Friday, January 30, 2009
The importance of healing meters
A week ago greedy goblin Gevlon posted why he thought that healing meters are important to measure a healer's performance, to violent disagreement of the healers in his comment section. Of course he was talking about an ideal healing meter, which would take all of a healers actions into account, including things like decursing or shielding. Unfortunately such a healing meter doesn't exist, and there are good arguments why it isn't even technically possible to build one. The real existing healing meters can be gamed, which is the subject of a famous post on how to top the healing meter; that post is extremely funny for a real healer, because it shows how by maximizing your position on the healing meter, you are actually minimizing your real worth as a healer. The worse you heal, the higher you score.
Nevertheless healing meters are a problem, because they exist. People look at them, and judge you according to them, often not knowing how little they actually tell you. Thus when I let Recount run for a whole 25-man raid with 7 healers (2 druids, 2 paladins, and 3 priests) and the three priests ended up on places 5, 6, and 7, I was't happy. How can a class specialized in healing end up bottom of a healing meter, behind the druids and paladins?
The answer is easy: The positions on the healing meter not only depend on the performance of the healers, but also on the performance of all the other classes, and the difficulty of the encounters. If your raid is going somewhere really hard, is somewhat short on healers, and the tanks and dps are undergeared or otherwise underperforming, all the healers can heal to the maximum of their capacity. In that comparison holy priests score quite nicely on a healing meter, and even discipline priests do well, in spite of the healing meter not counting their shields. But if you are in a farming raid, with more than enough healers, and the tanks and dps just rolling over the enemies, the nature of healing changes. There just isn't enough damage to heal, and healing becomes a competition of who heals the fastest. In that situation shorter casting times and heals over times easily outperform slower, more mana-efficient heals. Thus druids and paladins top the healing meter.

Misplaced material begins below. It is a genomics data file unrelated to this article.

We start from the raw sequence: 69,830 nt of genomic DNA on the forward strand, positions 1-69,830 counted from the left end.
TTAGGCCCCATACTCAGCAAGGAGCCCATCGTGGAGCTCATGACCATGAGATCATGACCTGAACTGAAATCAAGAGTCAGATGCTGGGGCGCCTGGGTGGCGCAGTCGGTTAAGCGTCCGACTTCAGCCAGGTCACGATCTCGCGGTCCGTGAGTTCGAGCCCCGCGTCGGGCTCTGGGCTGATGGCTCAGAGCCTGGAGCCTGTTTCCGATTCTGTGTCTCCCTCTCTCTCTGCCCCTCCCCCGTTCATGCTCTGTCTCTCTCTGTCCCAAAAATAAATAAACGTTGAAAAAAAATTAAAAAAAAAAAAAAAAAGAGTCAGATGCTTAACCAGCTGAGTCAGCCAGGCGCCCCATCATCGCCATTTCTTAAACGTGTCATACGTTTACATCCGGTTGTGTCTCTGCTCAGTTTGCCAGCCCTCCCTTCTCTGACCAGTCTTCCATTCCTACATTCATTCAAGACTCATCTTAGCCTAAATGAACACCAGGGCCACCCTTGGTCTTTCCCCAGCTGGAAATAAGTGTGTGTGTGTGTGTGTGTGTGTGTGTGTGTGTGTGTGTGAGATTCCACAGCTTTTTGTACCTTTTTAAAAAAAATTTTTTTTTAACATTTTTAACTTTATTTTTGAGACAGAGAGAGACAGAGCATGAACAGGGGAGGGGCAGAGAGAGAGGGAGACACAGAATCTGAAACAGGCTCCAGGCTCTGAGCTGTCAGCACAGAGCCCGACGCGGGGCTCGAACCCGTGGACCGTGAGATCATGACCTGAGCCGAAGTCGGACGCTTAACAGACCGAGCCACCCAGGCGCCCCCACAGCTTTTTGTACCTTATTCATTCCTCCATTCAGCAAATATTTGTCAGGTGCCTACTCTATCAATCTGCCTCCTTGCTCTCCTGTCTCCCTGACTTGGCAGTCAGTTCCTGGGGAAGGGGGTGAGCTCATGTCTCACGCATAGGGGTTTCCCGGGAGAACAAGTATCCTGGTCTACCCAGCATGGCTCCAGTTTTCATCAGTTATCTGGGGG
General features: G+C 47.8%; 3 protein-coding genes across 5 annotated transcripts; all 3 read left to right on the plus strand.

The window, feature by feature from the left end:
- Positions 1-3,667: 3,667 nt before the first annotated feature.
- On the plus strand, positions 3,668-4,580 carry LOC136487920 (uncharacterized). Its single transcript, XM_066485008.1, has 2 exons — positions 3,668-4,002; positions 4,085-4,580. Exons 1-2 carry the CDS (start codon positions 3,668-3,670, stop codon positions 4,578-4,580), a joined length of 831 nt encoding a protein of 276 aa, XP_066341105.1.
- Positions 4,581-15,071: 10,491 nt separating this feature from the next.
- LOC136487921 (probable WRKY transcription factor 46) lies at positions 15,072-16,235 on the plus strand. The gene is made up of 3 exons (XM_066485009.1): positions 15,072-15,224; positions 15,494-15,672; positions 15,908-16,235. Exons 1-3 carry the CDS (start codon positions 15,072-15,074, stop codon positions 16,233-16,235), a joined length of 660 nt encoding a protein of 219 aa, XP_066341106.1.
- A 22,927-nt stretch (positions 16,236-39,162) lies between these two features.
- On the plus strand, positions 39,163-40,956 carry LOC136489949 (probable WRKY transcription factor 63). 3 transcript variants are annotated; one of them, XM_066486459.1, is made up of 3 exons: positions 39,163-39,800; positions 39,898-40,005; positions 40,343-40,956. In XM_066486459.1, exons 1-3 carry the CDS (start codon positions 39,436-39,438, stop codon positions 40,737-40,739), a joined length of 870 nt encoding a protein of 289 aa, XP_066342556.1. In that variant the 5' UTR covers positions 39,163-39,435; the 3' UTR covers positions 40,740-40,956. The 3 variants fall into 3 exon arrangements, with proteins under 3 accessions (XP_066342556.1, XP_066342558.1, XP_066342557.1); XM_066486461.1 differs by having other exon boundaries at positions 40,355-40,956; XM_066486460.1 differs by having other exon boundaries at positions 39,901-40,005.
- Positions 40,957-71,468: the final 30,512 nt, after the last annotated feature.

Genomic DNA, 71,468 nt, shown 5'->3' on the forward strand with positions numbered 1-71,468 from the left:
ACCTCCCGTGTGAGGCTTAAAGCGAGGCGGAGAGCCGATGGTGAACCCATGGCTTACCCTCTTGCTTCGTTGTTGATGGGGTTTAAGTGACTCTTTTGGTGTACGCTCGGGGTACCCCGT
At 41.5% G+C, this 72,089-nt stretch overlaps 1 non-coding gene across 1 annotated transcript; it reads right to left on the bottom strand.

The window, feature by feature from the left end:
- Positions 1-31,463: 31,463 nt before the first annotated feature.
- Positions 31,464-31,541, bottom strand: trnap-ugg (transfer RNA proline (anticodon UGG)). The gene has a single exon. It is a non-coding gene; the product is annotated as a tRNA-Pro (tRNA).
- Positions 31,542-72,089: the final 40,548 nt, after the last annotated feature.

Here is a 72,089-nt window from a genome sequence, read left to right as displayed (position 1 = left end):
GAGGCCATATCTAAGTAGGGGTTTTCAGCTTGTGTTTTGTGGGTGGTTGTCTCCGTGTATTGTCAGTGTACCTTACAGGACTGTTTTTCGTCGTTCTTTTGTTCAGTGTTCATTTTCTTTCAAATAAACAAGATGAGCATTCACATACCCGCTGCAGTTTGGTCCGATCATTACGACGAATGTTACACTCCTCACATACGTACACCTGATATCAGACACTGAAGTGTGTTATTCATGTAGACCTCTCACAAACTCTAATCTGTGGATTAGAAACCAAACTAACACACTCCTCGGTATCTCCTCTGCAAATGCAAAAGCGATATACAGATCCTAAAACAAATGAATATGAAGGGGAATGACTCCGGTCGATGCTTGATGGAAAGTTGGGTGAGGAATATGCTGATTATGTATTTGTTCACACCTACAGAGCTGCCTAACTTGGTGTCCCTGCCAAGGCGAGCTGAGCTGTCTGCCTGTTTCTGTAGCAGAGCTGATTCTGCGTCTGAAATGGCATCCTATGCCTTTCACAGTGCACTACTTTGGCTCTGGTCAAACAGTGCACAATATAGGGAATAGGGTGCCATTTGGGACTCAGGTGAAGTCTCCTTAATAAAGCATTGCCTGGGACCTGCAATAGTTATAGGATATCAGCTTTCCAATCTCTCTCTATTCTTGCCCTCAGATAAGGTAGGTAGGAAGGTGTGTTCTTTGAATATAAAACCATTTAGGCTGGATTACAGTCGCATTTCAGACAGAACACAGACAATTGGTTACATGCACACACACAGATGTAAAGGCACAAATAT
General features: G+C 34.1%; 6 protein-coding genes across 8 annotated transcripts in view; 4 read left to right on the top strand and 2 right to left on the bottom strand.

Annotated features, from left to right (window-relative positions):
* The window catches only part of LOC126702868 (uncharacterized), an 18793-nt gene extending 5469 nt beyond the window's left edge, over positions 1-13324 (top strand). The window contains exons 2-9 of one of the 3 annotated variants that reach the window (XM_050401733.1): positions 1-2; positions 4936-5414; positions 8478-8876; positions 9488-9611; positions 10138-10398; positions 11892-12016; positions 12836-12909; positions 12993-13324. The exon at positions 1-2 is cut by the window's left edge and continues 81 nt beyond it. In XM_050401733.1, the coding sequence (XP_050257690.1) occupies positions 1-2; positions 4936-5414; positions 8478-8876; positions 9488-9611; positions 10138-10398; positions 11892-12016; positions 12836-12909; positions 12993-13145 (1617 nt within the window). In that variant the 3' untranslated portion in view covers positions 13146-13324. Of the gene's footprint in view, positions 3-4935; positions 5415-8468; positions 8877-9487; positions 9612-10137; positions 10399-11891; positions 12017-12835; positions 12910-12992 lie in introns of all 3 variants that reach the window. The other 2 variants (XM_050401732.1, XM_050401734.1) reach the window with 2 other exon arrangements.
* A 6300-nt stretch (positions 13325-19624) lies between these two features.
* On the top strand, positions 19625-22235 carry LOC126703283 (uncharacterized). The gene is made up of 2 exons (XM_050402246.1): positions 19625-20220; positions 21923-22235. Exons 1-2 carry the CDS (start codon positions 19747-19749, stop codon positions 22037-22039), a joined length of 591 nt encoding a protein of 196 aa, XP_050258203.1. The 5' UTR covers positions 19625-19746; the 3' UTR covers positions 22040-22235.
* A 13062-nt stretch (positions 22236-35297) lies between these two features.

The danger is of course that if a raid leader realizes that he has too much healing, he will be tempted to invite one less healer and one more dps. And if he isn't very well versed in healing mechanics, he might well cut the guy at the bottom of the healing meter. Which explains why healing meters are taken so seriously even by people who know that those meters can't measure real performance. Even a damage meter isn't perfect, but at least there is no limit to how much damage you can deal; healing is always limited to how hurt the raid is, and "avoiding overhealing" is often neither possible nor even desirable. So when Ghostcrawler announces "We have some exciting changes planned for priests", I sure hope that these changes make my priest score higher on the healing meters. Not because my *real* performance can be measured that way, but because other people will judge me by that. Getting kicked out by Mr. Stupid from a pickup raid for underperforming hurts, even if it was just him being wrong.